Not directly, sorry. First find the indefinite integral using calc101, then substitute the upper and lower limits of integration by hand and subtract. This will work if the function is continuous on the interval. Unfortunately checking that a function is continuous is very hard to program, as is finding the limit of a function.

Q: How do I know I'm getting the right answer?

A: For a derivative the answer will be right 100% of the time, guaranteed.

For an integral, does a careful internal check before showing a solution. If it is wrong you will get a message saying that could not do the integral. Your account will not be debited unless the solution is correct.

Very rarely, in spite of many checks, it may happen that gives a wrong answer for an integral. If you notice an example, please send email!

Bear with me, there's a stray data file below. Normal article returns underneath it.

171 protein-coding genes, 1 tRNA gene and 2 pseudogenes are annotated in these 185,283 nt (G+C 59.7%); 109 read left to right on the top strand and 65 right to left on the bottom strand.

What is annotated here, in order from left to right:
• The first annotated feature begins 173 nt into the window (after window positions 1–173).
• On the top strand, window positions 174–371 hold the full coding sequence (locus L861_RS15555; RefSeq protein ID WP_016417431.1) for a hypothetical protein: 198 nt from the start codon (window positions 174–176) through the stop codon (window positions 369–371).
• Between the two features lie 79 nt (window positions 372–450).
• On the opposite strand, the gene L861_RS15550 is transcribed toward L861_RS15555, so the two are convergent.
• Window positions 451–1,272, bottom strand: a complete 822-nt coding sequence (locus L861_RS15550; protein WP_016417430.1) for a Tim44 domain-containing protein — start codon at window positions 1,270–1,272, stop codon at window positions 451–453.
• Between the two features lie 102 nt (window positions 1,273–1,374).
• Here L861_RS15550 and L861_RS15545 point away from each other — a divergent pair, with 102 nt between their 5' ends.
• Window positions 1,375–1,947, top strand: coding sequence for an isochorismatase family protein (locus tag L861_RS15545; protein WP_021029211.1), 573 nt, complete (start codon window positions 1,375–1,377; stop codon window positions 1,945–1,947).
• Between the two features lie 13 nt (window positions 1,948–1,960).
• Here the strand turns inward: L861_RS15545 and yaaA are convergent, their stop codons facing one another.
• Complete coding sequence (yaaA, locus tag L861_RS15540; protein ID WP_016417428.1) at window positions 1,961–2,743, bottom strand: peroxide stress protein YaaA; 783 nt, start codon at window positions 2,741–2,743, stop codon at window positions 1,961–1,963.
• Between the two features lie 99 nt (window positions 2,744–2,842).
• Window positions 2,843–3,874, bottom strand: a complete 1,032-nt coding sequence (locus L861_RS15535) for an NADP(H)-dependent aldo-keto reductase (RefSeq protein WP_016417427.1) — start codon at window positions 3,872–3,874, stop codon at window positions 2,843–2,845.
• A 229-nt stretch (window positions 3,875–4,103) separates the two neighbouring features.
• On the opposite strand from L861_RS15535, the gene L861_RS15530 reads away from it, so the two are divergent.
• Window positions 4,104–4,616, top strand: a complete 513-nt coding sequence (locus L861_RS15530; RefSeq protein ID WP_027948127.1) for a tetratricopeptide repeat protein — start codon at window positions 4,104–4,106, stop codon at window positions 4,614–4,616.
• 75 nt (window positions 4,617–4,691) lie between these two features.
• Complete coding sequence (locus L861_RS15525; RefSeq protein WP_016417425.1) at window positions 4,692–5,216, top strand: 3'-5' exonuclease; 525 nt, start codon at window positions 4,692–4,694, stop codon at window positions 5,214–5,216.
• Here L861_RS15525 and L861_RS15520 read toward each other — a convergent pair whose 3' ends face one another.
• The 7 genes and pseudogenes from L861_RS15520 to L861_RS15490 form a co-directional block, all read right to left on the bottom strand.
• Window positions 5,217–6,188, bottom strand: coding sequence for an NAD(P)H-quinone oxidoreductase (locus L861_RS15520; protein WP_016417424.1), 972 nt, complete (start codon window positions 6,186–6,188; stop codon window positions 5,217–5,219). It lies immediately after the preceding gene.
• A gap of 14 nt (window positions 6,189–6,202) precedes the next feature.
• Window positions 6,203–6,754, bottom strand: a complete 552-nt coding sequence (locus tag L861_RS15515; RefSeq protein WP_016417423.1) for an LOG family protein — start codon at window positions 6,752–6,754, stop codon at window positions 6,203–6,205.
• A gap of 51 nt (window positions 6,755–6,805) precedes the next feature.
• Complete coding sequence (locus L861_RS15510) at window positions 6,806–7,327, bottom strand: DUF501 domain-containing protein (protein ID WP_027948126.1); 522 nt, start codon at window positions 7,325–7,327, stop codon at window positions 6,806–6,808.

Of course, if you input x sin[x]^2 but you meant x sin[x^2], you will get an answer and your account will be debited. can't tell the difference between what you mean and what you type.

Q: What are the most common input mistakes?

A: Currently the most common input mistake is forgetting brackets for compositions of functions, like sin[sqrt(x)] (wrong) instead of sin[sqrt[x]] (right). Your account will not be debited for mistakes like these, but they slow you down.

Q: Am I allowed to store my answers?

A: Sure. Print your results or save them to your machine's hard drive for future reference.

Q: Sometimes I don't get any response at all even after trying a couple of times. Why?

A: If the answer is too big, your browser may have trouble displaying it. Try a variation of the integral by lowering a power, for example.